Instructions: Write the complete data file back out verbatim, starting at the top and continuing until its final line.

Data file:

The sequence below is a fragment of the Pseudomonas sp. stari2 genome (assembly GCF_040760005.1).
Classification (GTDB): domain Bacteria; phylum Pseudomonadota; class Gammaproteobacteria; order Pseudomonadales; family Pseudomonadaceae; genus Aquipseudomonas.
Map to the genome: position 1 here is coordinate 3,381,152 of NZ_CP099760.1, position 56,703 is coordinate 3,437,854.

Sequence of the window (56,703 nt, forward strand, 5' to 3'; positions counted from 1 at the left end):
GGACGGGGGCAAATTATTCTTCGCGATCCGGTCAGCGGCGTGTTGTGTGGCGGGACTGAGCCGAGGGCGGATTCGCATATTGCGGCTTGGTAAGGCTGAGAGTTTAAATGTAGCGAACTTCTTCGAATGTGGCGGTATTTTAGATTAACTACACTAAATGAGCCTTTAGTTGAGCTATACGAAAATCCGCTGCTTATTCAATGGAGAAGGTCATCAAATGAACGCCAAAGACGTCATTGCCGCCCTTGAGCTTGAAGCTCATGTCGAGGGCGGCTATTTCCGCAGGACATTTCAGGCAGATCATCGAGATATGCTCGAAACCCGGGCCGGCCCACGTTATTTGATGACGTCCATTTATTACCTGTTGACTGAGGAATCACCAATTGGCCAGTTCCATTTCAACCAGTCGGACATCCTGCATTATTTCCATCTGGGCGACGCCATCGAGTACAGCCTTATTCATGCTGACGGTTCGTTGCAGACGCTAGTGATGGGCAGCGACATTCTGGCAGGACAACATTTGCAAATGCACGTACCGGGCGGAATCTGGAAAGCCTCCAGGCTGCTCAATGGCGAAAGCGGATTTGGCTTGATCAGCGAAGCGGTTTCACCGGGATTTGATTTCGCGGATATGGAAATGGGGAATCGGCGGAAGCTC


The sequence below is a fragment of the Pseudomonas sp. stari2 genome (assembly GCF_040760005.1).
Classification (GTDB): domain Bacteria; phylum Pseudomonadota; class Gammaproteobacteria; order Pseudomonadales; family Pseudomonadaceae; genus Aquipseudomonas.
Map to the genome: position 1 here is coordinate 3,381,152 of NZ_CP099760.1, position 56,703 is coordinate 3,437,854.

Sequence of the window (56,703 nt, forward strand, 5' to 3'; positions counted from 1 at the left end):
GGACGGGGGCAAATTATTCTTCGCGATCCGGTCAGCGGCGTGTTGTGTGGCGGGACTGAGCCGAGGGCGGATTCGCATATTGCGGCTTGGTAAGGCTGAGAGTTTAAATGTAGCGAACTTCTTCGAATGTGGCGGTATTTTAGATTAACTACACTAAATGAGCCTTTAGTTGAGCTATACGAAAATCCGCTGCTTATTCAATGGAGAAGGTCATCAAATGAACGCCAAAGACGTCATTGCCGCCCTTGAGCTTGAAGCTCATGTCGAGGGCGGCTATTTCCGCAGGACATTTCAGGCAGATCATCGAGATATGCTCGAAACCCGGGCCGGCCCACGTTATTTGATGACGTCCATTTATTACCTGTTGACTGAGGAATCACCAATTGGCCAGTTCCATTTCAACCAGTCGGACATCCTGCATTATTTCCATCTGGGCGACGCCATCGAGTACAGCCTTATTCATGCTGACGGTTCGTTGCAGACGCTAGTGATGGGCAGCGACATTCTGGCAGGACAACATTTGCAAATGCACGTACCGGGCGGAATCTGGAAAGCCTCCAGGCTGCTCAATGGCGAAAGCGGATTTGGCTTGATCAGCGAAGCGGTTTCACCGGGATTTGATTTCGCGGATATGGAAATGGGGAATCGGCGGAAGCTC